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I'm getting a netbook today, and I intend to dual boot Ubuntu and XP in it while encrypting the hard drive for obvious reasons. Problem is: I know that encrypting the entire harddrive in a dualboot system is gonna give me headaches, so I'm just gonna encrypt my /home partition in Ubuntu (which is going to be the main OS). And that leads to my question:

Is that enough to protect my personal data? Does ubuntu store any kind of personal data whatsoever outside of /home?

I hope I've been clear enough. Thanks.

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4 Answers 4

up vote 5 down vote accepted

There shouldn't be any personal data outside the /home directory that a reasonable person would be bothered about.

It is however possible that a rubbish application developer has, at some stage, decided to keep some files that you would want to have included in your encrypted partition somewhere else, and that nobody has ever picked up on it.

Whether encrypting your /home is enough depends on how paranoid you are. For example, consider encrypting your swap as it contains straight dumps of memory and is not normally wiped after use, so could be read by some recovery tools. But if someone gets hold of your machine how likely are they to start trying such things? If you are Barack Obama and Chinese spies get your computer, you may have a problem, but if it contains the novel you are writing and is stolen by some druggies after selling it for a fix, you probably don't have too much to worry about.

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Indeed, I'm not realyl worried about stuff like cold-boot attacks or swap wiping. I just wanted to encrypt my personal files to make sure that they're not as easy to access as "boot up a liveCD and copy". –  Bruce Connor Jan 26 '10 at 15:39

There is is mail in /var/mail and personal crontabs in /var/lib/crontab, both probably rarely in use on personal computers. Then there are log files in /var/log which detail what you did on the machine, so could be considered personal data, and things like /var/cache/samba and /var/lib/samba which contains things like printer spools. Also, /etc could contain network passwords in various locations. And so on, and so on.

Short answer, I wouldn't do it. Just encrypt the entire disk and have less worries.

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+1 better than mine. Also you missed the /tmp too. –  whitequark Jan 26 '10 at 16:00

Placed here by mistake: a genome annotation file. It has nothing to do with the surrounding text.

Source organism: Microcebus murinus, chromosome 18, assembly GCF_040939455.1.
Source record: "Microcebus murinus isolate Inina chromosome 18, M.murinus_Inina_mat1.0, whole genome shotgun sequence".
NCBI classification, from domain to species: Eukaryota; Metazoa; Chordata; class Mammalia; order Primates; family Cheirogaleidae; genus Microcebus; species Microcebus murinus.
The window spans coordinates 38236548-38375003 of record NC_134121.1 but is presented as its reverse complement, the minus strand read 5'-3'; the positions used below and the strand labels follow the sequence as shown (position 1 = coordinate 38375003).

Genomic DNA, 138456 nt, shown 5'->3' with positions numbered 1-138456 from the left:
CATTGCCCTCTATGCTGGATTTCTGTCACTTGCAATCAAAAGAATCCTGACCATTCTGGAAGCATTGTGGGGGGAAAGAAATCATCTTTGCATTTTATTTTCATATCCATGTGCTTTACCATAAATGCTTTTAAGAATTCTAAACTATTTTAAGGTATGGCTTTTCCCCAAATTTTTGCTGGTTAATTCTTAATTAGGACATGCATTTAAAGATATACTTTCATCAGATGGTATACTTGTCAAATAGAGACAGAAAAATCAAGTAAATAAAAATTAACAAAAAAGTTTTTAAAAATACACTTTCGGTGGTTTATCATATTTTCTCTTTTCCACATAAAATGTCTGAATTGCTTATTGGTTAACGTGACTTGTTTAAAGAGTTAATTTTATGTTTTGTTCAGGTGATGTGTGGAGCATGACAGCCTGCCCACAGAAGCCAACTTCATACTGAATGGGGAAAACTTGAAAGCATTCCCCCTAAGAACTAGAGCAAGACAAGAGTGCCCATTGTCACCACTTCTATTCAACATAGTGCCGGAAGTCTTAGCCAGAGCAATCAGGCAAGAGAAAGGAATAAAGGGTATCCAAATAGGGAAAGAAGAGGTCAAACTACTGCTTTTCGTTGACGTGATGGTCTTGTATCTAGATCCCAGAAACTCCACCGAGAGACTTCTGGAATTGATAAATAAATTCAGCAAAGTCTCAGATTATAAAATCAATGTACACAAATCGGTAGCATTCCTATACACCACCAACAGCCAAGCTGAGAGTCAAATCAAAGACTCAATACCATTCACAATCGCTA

Consider that a lot of stuff you may not want outsiders to find may show up in /tmp.

If I were you, I would follow Peter Eisentraut's suggestion and encrypt the whole drive.

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At the risk of sounding trollish, I'd like to point that the "for obvious reasons" in your question sounds funny for some people and scary for another people. A potential reader of your question would almost certainly replace this "for obvious reasons" with some of his hidden fears or assumptions that are not backed up by any facts. For example "this can be an alien"/"this can be a spy"/"this can be a terrorist"/"this can be a pedophile"/[insert your favorite here]. That potential reader instantly doesn't trust you anymore and you'll miss a chance to get an answer from him.

But this is psychology. Let's go back to the technical part.

Bruce Schneier, a security guru, said: "Security is a process". These are not just some wise words that sound cool and make you look smarter when you say them to other people. This is an important general criterion that you shall apply to any situation involving security.

So let's talk about your situation. Let's say you have a fully encrypted hard drive and you use a strong encryption key. Are you safe? It depends. Because this is a static situation. And a process is continuous, not static. Does your computer connect to the internet? If so, you've got a lot of new factors to consider. You have personal mail stored on your encrypted hard drive? Yes? Ok. It is relatively safe there. You've got it via pop3/imap from a server and you didn't use an encrypted connection? Well, here you fail. Somebody could have been sniffed it and doesn't need to break into your encrypted hard drive. You used SSL when downloading mail, but the mail server doesn't use an encrypted storage for storing mail? Well, theoretically you have problems again. Because the mail server is the weakest point now and a potential attacker will try to go for it instead of going for your encrypted hard drive if he wants to get at you.

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